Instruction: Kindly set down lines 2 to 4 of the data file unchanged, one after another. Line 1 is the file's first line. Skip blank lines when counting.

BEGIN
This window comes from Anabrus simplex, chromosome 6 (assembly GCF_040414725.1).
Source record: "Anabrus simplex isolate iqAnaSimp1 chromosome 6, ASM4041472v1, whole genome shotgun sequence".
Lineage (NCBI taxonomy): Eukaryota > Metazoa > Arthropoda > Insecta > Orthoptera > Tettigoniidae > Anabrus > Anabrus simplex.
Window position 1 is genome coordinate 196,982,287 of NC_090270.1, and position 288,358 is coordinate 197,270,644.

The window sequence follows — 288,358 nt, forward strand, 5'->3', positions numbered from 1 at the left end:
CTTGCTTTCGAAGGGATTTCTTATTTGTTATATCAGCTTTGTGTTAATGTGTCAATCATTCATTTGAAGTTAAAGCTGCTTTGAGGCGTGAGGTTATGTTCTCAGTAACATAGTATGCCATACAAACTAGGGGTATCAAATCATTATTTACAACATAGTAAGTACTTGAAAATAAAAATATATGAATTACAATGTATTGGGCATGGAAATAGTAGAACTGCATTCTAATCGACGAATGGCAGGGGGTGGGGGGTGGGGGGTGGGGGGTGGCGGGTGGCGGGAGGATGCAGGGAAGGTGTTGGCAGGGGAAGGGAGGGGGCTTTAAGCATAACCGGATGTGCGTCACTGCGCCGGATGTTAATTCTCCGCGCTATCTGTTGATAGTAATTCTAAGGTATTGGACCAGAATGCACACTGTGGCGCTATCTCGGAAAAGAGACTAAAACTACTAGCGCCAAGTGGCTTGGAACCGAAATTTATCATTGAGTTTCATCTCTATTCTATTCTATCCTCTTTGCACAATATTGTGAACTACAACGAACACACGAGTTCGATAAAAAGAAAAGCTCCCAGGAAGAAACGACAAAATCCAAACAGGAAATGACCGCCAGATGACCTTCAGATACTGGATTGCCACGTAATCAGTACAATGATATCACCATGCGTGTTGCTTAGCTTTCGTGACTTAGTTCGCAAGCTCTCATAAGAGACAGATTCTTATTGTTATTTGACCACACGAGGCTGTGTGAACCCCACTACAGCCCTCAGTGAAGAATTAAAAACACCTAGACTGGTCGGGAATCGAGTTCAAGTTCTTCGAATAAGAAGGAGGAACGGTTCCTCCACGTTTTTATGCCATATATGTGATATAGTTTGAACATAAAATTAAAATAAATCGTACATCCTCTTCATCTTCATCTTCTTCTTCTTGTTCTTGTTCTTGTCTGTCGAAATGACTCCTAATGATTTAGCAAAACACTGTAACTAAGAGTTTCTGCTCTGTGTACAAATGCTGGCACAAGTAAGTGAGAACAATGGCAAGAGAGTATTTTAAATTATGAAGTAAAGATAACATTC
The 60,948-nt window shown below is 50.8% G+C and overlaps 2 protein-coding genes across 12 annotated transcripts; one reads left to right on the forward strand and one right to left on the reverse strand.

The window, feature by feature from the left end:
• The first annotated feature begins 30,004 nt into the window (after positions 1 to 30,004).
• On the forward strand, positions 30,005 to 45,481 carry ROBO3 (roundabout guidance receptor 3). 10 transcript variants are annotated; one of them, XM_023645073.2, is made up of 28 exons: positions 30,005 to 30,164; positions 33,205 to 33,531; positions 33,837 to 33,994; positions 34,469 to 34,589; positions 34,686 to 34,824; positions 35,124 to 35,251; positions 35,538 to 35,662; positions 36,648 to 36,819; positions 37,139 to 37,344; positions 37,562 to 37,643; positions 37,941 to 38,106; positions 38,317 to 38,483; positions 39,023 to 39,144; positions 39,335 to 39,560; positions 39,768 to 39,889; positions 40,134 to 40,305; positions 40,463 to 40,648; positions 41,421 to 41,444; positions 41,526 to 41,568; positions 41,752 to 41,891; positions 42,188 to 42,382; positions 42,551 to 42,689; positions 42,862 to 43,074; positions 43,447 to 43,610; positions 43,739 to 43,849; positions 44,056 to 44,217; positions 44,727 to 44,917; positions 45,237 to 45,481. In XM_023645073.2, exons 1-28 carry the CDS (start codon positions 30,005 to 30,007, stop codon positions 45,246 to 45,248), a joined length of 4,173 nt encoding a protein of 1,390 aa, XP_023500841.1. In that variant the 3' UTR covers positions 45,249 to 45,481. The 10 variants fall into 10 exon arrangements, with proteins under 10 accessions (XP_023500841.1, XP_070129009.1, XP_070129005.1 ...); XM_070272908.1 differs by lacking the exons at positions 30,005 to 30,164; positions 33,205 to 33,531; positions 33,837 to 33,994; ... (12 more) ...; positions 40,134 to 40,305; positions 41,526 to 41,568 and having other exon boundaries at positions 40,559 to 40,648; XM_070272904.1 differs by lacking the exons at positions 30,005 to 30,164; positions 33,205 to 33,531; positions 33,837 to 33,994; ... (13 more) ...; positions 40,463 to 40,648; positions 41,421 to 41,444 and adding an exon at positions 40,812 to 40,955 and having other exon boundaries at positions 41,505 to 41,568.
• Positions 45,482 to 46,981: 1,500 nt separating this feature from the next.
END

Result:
Source record: "Anabrus simplex isolate iqAnaSimp1 chromosome 6, ASM4041472v1, whole genome shotgun sequence".
Lineage (NCBI taxonomy): Eukaryota > Metazoa > Arthropoda > Insecta > Orthoptera > Tettigoniidae > Anabrus > Anabrus simplex.
Window position 1 is genome coordinate 196,982,287 of NC_090270.1, and position 288,358 is coordinate 197,270,644.